Criminal Negligence Charges Laid in Lac-Megantic Rail Disaster
Criminal negligence charges are being laid against Montreal, Maine & Atlantic (MMA) Railway and 3 of its employees in relation to the July 6, 2013 runaway oil train derailment, explosion and fire that killed 47 people, leveled much of downtown Lac-Megantic and spilled 5.5 to 6.5 million litres of crude oil (Edmonton Journal).
The rail company and Thomas Harding, the lone engineer in charge of the train; Jean DeMaitre, MMA’s manager of train operations; and Richard Labrie, MMA’s railway traffic controller, each face 47 counts of criminal negligence causing death. If convicted, the maximum sentence for a person is life in prison, and there is also a possibility of fines. For the railway company, if convicted, there are no minimum or maximum fines – it’s all up to the judge. The police investigation is ongoing and it is possible additional charges could be laid.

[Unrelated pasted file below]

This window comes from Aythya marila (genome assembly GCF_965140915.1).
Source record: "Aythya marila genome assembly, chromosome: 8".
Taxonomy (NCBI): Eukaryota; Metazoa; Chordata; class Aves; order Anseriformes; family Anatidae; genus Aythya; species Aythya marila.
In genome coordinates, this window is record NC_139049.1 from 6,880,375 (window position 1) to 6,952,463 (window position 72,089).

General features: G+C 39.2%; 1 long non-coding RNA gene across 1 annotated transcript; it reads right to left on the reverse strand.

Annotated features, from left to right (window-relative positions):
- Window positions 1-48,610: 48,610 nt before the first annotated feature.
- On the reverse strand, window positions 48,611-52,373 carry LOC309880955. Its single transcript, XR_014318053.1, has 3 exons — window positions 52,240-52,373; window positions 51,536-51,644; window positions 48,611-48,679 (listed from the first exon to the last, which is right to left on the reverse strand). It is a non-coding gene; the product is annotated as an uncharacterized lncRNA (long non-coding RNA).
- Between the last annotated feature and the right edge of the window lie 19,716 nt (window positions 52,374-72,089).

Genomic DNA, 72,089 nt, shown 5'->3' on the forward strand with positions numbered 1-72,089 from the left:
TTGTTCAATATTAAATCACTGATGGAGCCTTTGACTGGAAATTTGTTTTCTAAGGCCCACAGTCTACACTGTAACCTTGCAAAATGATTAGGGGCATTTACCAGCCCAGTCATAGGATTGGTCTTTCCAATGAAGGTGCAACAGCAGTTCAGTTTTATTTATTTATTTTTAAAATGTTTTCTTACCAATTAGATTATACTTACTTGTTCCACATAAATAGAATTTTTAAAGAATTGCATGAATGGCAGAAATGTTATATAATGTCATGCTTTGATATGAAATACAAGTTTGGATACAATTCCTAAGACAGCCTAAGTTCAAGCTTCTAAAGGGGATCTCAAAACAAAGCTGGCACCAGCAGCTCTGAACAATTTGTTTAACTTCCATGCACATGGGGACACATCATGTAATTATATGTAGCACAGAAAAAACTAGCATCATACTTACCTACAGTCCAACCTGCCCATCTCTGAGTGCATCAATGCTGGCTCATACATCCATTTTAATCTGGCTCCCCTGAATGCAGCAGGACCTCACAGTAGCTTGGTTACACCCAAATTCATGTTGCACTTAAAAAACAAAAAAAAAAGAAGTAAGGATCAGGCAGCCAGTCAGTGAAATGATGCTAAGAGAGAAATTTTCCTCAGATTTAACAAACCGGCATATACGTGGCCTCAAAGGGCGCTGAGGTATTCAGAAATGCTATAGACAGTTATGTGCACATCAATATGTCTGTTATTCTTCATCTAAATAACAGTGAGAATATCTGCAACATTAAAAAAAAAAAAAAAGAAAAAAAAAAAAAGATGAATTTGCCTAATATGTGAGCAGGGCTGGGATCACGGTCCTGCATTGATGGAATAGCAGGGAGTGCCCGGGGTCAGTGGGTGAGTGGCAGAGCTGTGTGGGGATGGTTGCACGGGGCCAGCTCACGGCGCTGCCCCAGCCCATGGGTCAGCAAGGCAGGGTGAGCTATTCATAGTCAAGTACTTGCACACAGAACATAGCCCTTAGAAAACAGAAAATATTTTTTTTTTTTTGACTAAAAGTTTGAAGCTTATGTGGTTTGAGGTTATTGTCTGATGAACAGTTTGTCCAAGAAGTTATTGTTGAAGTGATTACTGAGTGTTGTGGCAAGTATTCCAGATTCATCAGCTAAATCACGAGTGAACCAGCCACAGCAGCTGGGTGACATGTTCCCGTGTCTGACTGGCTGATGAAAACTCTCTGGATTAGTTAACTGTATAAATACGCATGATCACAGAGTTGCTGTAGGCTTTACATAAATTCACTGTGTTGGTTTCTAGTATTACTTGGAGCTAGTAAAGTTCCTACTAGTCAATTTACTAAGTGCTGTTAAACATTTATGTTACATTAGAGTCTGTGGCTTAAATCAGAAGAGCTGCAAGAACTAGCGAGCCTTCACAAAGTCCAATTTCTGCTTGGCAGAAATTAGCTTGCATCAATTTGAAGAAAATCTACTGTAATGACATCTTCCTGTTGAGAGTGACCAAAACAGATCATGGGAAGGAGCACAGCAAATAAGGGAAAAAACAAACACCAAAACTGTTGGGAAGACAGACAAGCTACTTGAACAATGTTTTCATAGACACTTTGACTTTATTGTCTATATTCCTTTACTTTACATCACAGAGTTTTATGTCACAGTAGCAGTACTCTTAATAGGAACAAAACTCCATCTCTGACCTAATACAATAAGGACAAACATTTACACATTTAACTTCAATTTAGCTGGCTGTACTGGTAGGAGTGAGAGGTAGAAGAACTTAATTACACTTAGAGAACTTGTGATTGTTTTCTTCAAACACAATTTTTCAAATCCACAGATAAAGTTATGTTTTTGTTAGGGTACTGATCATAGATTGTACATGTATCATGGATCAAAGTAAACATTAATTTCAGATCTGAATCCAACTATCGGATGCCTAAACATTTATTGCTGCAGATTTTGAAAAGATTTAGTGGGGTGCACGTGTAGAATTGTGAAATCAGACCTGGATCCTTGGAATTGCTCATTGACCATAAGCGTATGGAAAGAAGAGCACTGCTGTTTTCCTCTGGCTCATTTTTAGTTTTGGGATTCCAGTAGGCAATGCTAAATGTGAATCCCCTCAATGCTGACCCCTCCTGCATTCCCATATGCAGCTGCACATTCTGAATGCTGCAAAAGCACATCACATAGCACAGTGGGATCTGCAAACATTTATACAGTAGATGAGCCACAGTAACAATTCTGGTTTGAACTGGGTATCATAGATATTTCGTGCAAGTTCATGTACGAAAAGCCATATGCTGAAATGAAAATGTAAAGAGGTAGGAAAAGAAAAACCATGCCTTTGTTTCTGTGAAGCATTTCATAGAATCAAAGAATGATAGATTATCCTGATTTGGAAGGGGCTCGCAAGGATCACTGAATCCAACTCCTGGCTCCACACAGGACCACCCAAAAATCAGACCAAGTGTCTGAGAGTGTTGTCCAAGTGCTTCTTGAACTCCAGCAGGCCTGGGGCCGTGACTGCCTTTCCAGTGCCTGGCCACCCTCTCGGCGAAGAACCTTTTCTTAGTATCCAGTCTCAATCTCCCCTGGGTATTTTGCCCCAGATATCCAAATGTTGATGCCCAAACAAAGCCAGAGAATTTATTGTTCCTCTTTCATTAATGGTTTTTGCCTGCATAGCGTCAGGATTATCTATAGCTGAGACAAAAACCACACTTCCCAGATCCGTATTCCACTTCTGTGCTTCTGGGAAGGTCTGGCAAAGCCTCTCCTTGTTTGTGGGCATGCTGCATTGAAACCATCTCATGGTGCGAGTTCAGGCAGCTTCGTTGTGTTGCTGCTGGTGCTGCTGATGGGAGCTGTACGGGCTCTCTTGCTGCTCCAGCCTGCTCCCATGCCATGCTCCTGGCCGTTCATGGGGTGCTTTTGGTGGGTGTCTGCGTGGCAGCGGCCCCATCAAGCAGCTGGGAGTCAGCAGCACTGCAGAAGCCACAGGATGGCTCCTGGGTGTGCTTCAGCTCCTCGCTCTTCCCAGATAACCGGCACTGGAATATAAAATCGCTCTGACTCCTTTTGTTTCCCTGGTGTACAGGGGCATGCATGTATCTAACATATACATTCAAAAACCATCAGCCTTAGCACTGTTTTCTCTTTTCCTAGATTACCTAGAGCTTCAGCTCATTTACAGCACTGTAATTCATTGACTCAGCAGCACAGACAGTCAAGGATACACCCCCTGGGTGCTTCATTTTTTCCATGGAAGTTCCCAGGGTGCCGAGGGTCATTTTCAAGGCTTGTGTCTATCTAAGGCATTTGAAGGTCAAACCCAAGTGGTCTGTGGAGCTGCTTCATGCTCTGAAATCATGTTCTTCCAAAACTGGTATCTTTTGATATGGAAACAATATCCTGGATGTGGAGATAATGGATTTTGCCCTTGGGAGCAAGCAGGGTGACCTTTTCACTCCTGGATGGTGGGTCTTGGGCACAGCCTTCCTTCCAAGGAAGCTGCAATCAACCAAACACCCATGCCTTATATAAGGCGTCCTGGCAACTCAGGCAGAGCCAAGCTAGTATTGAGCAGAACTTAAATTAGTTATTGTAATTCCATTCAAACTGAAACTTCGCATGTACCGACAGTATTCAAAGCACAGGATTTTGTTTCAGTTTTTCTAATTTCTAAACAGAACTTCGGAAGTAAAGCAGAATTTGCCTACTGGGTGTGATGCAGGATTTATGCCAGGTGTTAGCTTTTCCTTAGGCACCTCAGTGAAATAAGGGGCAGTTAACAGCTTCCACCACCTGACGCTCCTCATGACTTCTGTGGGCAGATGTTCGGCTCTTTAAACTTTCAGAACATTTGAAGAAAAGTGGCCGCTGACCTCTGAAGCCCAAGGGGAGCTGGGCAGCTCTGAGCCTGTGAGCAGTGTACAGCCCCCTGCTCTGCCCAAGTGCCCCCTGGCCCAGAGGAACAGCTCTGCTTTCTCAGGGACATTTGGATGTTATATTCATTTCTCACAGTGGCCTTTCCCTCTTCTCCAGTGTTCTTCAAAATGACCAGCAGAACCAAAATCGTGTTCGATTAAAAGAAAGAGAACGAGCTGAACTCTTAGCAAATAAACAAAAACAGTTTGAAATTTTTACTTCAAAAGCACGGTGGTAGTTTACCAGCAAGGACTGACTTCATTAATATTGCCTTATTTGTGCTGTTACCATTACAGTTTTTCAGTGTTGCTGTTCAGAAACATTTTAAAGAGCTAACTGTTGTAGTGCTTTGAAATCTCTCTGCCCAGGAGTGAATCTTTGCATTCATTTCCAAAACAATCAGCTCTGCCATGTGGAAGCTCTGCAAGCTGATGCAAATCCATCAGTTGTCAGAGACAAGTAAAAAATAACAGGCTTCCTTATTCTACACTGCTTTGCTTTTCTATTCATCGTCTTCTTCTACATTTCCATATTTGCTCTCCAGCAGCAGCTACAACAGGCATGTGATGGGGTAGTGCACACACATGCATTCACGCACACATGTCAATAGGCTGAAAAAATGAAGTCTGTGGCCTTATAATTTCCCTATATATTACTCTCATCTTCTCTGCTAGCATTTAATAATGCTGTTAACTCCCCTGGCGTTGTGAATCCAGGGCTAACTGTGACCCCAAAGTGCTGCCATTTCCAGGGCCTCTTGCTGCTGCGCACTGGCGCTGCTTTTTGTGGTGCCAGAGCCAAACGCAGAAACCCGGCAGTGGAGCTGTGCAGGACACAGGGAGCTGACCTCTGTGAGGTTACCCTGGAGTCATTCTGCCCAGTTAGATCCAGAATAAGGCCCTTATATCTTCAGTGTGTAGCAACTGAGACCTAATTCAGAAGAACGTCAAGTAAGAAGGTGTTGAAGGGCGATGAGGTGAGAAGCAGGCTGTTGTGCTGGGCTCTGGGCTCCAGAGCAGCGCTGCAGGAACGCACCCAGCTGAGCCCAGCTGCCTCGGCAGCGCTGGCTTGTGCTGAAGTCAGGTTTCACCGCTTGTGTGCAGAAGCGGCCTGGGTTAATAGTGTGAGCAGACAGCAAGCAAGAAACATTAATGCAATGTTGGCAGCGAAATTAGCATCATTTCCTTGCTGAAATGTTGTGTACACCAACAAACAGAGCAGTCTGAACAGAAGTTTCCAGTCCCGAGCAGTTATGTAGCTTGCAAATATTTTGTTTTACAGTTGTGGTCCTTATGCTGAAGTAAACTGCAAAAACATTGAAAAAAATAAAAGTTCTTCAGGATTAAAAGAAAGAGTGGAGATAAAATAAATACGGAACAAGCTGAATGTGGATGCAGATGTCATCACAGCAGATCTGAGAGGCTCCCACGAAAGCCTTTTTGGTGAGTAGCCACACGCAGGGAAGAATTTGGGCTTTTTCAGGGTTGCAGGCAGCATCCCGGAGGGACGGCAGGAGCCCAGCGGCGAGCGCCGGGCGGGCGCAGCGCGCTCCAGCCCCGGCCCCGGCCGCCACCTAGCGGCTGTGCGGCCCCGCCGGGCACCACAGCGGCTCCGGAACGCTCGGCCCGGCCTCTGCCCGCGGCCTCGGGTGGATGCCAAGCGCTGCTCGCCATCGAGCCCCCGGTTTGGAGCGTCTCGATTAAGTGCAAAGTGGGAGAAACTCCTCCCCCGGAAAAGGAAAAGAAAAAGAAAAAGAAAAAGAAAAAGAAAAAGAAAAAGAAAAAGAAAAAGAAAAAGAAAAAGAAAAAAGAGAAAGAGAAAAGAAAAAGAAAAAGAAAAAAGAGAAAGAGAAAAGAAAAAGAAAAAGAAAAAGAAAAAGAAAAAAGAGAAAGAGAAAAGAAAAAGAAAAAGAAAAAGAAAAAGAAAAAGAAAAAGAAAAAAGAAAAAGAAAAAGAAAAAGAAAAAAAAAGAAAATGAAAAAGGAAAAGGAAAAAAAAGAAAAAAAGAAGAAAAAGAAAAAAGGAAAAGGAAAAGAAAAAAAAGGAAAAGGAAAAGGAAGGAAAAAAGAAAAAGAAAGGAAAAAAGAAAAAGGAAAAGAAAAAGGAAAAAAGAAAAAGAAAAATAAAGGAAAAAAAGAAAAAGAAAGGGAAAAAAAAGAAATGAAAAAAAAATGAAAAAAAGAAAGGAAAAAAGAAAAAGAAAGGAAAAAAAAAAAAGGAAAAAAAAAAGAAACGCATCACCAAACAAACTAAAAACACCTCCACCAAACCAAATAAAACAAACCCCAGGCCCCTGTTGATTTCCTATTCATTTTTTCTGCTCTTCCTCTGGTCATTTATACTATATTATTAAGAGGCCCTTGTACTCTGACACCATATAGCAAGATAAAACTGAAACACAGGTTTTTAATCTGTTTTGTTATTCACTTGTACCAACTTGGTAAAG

The Lac-Megantic rail disaster was one of the worst in Canadian history, and one of the largest environmental disasters in North American history.